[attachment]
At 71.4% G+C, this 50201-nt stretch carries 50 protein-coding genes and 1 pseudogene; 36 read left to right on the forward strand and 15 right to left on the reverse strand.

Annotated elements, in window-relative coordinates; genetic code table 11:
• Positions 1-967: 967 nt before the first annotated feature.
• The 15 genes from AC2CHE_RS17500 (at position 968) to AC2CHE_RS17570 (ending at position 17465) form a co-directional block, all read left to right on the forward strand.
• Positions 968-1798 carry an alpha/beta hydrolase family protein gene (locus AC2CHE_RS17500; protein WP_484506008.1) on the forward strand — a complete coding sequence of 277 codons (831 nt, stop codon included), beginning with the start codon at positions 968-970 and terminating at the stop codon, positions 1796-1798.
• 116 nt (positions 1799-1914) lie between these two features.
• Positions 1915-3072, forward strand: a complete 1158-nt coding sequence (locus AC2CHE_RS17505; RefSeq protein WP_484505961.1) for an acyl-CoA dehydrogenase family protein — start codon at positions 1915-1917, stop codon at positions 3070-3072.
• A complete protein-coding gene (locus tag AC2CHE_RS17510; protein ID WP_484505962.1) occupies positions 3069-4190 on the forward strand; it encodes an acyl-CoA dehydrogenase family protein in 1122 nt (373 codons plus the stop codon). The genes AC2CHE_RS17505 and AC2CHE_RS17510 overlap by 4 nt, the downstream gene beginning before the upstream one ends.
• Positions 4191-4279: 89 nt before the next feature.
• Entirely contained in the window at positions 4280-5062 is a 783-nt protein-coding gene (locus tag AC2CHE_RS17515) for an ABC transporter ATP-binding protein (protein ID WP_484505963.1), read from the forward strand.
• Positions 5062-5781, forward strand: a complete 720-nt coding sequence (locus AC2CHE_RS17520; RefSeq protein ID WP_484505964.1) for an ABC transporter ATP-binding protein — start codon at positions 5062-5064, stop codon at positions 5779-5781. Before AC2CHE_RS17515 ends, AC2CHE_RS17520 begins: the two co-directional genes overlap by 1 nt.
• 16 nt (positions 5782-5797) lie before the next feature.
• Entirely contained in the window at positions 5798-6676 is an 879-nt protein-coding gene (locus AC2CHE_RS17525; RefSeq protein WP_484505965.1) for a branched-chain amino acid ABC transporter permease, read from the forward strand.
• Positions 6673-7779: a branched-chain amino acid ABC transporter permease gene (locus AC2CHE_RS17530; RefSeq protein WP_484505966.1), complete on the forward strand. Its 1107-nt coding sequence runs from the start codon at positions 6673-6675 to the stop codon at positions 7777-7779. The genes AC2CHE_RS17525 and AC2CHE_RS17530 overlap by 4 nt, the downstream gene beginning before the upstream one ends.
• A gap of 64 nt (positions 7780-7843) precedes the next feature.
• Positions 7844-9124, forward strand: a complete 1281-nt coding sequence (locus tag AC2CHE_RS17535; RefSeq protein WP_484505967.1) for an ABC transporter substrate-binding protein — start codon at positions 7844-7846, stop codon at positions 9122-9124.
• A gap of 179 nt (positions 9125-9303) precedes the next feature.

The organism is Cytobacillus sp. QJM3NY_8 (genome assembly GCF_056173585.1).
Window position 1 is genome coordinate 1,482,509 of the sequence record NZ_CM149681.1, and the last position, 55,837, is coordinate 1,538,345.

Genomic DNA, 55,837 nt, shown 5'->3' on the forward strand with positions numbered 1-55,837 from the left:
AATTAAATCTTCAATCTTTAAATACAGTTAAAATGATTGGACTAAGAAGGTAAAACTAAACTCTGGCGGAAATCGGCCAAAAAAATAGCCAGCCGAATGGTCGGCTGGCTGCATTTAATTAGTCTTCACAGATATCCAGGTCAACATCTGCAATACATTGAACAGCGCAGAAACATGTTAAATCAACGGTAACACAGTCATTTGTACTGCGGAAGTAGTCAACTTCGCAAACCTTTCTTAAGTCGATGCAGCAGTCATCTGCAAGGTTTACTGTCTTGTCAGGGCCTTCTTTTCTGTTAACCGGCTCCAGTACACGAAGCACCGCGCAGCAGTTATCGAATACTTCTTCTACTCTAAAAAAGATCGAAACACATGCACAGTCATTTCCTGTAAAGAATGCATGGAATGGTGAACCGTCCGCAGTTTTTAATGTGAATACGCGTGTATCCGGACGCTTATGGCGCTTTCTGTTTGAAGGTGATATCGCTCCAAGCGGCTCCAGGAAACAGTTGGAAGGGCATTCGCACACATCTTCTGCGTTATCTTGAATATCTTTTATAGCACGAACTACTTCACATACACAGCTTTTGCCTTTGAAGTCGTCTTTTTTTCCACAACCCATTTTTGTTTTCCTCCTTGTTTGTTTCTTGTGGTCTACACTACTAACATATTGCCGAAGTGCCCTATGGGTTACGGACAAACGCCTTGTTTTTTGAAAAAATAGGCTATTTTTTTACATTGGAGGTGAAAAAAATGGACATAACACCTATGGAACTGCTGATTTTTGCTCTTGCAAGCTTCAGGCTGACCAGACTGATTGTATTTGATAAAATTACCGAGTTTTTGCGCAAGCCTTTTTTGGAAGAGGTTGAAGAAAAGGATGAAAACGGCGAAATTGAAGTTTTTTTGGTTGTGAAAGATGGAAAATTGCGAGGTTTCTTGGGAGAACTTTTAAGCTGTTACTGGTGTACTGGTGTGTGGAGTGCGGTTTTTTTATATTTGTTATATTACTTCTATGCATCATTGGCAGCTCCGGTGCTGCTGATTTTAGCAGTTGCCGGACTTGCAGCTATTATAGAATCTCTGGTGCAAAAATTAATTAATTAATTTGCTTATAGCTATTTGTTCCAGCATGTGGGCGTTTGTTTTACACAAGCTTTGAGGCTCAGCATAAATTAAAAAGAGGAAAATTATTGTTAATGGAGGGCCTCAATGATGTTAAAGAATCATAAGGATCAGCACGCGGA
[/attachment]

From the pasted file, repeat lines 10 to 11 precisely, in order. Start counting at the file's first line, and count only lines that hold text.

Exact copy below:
• Entirely contained in the window at positions 4280-5062 is a 783-nt protein-coding gene (locus tag AC2CHE_RS17515) for an ABC transporter ATP-binding protein (protein ID WP_484505963.1), read from the forward strand.
• Positions 5062-5781, forward strand: a complete 720-nt coding sequence (locus AC2CHE_RS17520; RefSeq protein ID WP_484505964.1) for an ABC transporter ATP-binding protein — start codon at positions 5062-5064, stop codon at positions 5779-5781. Before AC2CHE_RS17515 ends, AC2CHE_RS17520 begins: the two co-directional genes overlap by 1 nt.